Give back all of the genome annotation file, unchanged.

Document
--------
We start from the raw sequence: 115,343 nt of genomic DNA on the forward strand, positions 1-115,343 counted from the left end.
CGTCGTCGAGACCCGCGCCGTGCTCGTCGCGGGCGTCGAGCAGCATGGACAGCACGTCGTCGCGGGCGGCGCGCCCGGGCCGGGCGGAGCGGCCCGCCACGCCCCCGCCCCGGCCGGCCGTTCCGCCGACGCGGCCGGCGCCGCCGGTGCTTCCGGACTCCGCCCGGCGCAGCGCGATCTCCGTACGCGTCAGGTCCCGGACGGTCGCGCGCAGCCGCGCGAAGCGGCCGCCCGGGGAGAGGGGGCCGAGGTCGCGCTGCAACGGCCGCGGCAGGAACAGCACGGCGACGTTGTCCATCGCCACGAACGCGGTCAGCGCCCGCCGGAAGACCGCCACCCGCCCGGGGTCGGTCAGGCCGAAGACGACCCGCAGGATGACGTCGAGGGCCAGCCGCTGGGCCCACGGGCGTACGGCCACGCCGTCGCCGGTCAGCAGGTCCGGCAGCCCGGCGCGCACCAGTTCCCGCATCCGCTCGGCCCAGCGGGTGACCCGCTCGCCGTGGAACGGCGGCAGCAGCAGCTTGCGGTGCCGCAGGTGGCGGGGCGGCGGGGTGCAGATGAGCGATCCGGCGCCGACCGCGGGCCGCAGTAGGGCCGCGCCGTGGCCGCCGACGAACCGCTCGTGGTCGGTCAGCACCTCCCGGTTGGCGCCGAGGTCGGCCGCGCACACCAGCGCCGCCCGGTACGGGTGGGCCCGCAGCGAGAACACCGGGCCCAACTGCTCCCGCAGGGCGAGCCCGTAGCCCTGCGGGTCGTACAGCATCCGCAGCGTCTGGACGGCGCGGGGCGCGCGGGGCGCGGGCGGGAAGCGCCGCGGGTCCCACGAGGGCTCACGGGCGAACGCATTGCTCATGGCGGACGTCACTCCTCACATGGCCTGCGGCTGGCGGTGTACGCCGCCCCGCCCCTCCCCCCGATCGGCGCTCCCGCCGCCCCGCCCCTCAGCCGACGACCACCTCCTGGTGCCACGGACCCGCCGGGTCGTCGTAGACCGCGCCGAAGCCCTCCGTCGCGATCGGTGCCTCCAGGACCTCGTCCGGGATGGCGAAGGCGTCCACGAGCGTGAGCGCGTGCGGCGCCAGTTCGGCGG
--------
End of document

We start from the raw sequence: 115,343 nt of genomic DNA on the forward strand, positions 1-115,343 counted from the left end.
CGTCGTCGAGACCCGCGCCGTGCTCGTCGCGGGCGTCGAGCAGCATGGACAGCACGTCGTCGCGGGCGGCGCGCCCGGGCCGGGCGGAGCGGCCCGCCACGCCCCCGCCCCGGCCGGCCGTTCCGCCGACGCGGCCGGCGCCGCCGGTGCTTCCGGACTCCGCCCGGCGCAGCGCGATCTCCGTACGCGTCAGGTCCCGGACGGTCGCGCGCAGCCGCGCGAAGCGGCCGCCCGGGGAGAGGGGGCCGAGGTCGCGCTGCAACGGCCGCGGCAGGAACAGCACGGCGACGTTGTCCATCGCCACGAACGCGGTCAGCGCCCGCCGGAAGACCGCCACCCGCCCGGGGTCGGTCAGGCCGAAGACGACCCGCAGGATGACGTCGAGGGCCAGCCGCTGGGCCCACGGGCGTACGGCCACGCCGTCGCCGGTCAGCAGGTCCGGCAGCCCGGCGCGCACCAGTTCCCGCATCCGCTCGGCCCAGCGGGTGACCCGCTCGCCGTGGAACGGCGGCAGCAGCAGCTTGCGGTGCCGCAGGTGGCGGGGCGGCGGGGTGCAGATGAGCGATCCGGCGCCGACCGCGGGCCGCAGTAGGGCCGCGCCGTGGCCGCCGACGAACCGCTCGTGGTCGGTCAGCACCTCCCGGTTGGCGCCGAGGTCGGCCGCGCACACCAGCGCCGCCCGGTACGGGTGGGCCCGCAGCGAGAACACCGGGCCCAACTGCTCCCGCAGGGCGAGCCCGTAGCCCTGCGGGTCGTACAGCATCCGCAGCGTCTGGACGGCGCGGGGCGCGCGGGGCGCGGGCGGGAAGCGCCGCGGGTCCCACGAGGGCTCACGGGCGAACGCATTGCTCATGGCGGACGTCACTCCTCACATGGCCTGCGGCTGGCGGTGTACGCCGCCCCGCCCCTCCCCCCGATCGGCGCTCCCGCCGCCCCGCCCCTCAGCCGACGACCACCTCCTGGTGCCACGGACCCGCCGGGTCGTCGTAGACCGCGCCGAAGCCCTCCGTCGCGATCGGTGCCTCCAGGACCTCGTCCGGGATGGCGAAGGCGTCCACGAGCGTGAGCGCGTGCGGCGCCAGTTCGGCGG